Simon Stagg
Publication information
PublisherDC Comics
First appearanceThe Brave and the Bold #57 (January 1965)
Created byBob Haney (writer)
Ramona Fradon (artist)
In-story information
Alter egoSimon Stagg
Team affiliationsStagg Enterprises

Simon Stagg is a fictional character appearing in American comic books published by DC Comics. Serving primarily as an antagonist to the antihero/superhero Metamorpho. In most comic book stories and their adaptations. He is responsible for turning Rex Mason into Metamorpho out of spite after catching him in a relationship with his daughter Sapphire Stagg.

The character has made several appearance in media outside of comics, such animated television series, video games, live-action series The Flash, in which he was portrayed by William Sadler, and the live-action film, Wonder Woman 1984, in which he was portrayed by Oliver Cotton.

Publication history

Simon Stagg first appeared in The Brave and the Bold #57 and was created by Bob Haney and Ramona Fradon.

Mark Waid, writer of the Metamorpho limited series, commented that "writing Simon Stagg was always a tightrope walk. On the one hand, you don't want him to be so comically evil that he's a cartoon. On the other hand, you have to remember that he's an absolute creep. The key to Stagg is not losing sight of the fact that he does most everything he does for the sake of his daughter, regardless of how insane those actions may look to us".[1]

Fictional character biography

Simon Stagg is the unscrupulous owner and CEO of Stagg Enterprises and the father of Sapphire Stagg. Adventurer Rex Mason wanted to win the hand of Sapphire Stagg. Simon sent Rex to Egypt to retrieve a meteor referred as the Orb of Ra. Unbeknownst to Rex, Simon had his brutish Neanderthal bodyguard Java attack him and leave him for dead. Rex was near the Orb of Ra and was exposed to it leading to his transformation into Metamorpho.

Sometime later, Simon Stagg tricked the Metal Men into attacking the Justice League and had Java detain Rocket Red #4 and Animal Man. It turned out that Rex had a baby, who harmed whatever it touched. Metamorpho handed the baby over to Simon, who became convinced he would now die, harmed like Java had been moments earlier.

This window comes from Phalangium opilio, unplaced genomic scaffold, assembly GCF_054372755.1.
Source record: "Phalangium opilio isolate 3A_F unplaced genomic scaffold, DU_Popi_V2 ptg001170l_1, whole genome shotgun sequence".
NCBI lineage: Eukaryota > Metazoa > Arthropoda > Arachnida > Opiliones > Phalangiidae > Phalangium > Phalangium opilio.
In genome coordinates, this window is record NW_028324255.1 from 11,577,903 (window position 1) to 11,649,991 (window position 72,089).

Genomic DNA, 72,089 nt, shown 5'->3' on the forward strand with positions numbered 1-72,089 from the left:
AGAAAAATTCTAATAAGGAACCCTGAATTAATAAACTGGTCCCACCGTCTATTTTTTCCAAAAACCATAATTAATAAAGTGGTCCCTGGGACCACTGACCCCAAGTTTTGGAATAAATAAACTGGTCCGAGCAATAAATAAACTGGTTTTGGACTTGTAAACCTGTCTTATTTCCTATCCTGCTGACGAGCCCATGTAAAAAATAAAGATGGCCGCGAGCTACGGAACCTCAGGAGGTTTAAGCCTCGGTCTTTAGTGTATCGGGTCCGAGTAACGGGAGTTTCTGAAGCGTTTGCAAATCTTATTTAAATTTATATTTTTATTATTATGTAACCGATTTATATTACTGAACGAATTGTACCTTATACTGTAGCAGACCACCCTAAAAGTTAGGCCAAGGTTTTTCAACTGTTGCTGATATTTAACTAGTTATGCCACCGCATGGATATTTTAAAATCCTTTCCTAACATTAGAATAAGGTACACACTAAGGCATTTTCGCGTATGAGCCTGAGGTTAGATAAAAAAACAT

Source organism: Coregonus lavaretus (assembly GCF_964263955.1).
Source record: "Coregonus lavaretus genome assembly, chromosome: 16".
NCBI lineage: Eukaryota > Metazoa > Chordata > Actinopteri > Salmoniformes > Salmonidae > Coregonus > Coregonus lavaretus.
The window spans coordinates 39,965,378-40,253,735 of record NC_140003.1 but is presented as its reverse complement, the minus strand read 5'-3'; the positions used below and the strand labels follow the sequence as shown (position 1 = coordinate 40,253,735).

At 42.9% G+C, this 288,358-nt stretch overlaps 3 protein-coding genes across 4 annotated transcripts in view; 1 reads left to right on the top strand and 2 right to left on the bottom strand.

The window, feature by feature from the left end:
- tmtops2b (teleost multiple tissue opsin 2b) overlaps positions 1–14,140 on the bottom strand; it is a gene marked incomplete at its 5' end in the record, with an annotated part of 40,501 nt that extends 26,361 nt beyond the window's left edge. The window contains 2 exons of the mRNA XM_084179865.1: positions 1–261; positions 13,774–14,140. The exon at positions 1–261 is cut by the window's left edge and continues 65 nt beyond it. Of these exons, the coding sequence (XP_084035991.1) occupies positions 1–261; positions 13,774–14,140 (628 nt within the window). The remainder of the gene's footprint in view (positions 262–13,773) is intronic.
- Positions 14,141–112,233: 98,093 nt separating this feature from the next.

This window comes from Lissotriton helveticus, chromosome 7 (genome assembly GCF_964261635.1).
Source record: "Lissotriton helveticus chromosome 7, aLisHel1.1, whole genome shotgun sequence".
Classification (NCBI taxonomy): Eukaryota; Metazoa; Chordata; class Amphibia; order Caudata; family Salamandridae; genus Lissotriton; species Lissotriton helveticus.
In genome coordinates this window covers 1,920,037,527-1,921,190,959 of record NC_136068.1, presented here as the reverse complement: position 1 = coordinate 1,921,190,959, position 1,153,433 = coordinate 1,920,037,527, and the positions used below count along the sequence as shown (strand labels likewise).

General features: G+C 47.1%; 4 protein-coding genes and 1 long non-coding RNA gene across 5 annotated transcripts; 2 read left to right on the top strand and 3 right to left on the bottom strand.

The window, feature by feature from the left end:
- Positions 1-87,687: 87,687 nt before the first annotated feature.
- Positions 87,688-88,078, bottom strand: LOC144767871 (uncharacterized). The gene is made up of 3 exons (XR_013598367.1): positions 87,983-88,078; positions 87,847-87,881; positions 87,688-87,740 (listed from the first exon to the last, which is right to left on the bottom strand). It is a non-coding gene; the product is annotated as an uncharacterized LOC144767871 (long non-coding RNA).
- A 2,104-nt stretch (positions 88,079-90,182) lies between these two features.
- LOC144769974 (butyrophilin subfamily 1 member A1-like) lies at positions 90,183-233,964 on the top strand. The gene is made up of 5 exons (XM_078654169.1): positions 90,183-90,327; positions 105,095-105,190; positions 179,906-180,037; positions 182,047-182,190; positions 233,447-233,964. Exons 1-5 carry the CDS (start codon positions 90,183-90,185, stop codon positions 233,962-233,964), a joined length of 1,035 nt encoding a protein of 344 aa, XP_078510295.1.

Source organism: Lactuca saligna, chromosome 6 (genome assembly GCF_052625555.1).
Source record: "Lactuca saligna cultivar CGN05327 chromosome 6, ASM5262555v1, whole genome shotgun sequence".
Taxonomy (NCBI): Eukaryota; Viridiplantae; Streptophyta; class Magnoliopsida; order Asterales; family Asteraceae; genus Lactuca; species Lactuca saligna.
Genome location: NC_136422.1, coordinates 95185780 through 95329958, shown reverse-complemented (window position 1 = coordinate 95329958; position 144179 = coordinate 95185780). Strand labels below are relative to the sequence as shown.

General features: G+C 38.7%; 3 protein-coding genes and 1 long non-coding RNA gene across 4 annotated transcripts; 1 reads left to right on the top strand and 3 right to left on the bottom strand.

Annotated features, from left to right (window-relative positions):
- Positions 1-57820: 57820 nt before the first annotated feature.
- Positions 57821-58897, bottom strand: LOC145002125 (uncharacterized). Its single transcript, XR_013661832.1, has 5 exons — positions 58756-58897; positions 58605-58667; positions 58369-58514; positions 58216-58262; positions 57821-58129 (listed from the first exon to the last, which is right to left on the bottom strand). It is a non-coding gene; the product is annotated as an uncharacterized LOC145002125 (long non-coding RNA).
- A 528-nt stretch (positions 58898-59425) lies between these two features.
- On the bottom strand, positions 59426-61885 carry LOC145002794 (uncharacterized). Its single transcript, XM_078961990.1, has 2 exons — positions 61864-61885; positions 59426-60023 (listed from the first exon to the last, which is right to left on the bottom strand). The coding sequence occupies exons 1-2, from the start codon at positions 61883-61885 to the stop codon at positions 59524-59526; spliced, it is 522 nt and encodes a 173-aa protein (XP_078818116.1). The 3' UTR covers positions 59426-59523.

Simon came through unharmed since something in his genetic structure protected him just as it did with the baby's mother. Simon's stance softened, and everyone was allowed to go. Doc Magnus of the Metal Men offered his services to Simon in creating new arms for Java.

On the way home, Metamorpho's friends were puzzled as to how he knew Simon would be unaffected by the child. Metamorpho indicates that he had hoped the baby would kill Simon.

Java came upon Black Canary while searching for help for Sapphire. His story was that Sapphire and Joey, Metamorpho's son, had been caught in a lab explosion and merged into a single energy being who was taking revenge upon Simon Stagg's former colleagues.[2] It is revealed that not only were Sapphire and Joey merged, but so was Simon and it was him who was directing the revenge. Black Canary realized that Java was actually Metamorpho, somehow affected to believe he was Java (the actual Java's murder was still a secret known only to the Staggs). The three were separated once more with Simon claiming to have been overcome by the energy itself and unable to control his actions. As the comic ends, he steps away from the joyous family reunion to check on a growing clone of the murdered Java.[3]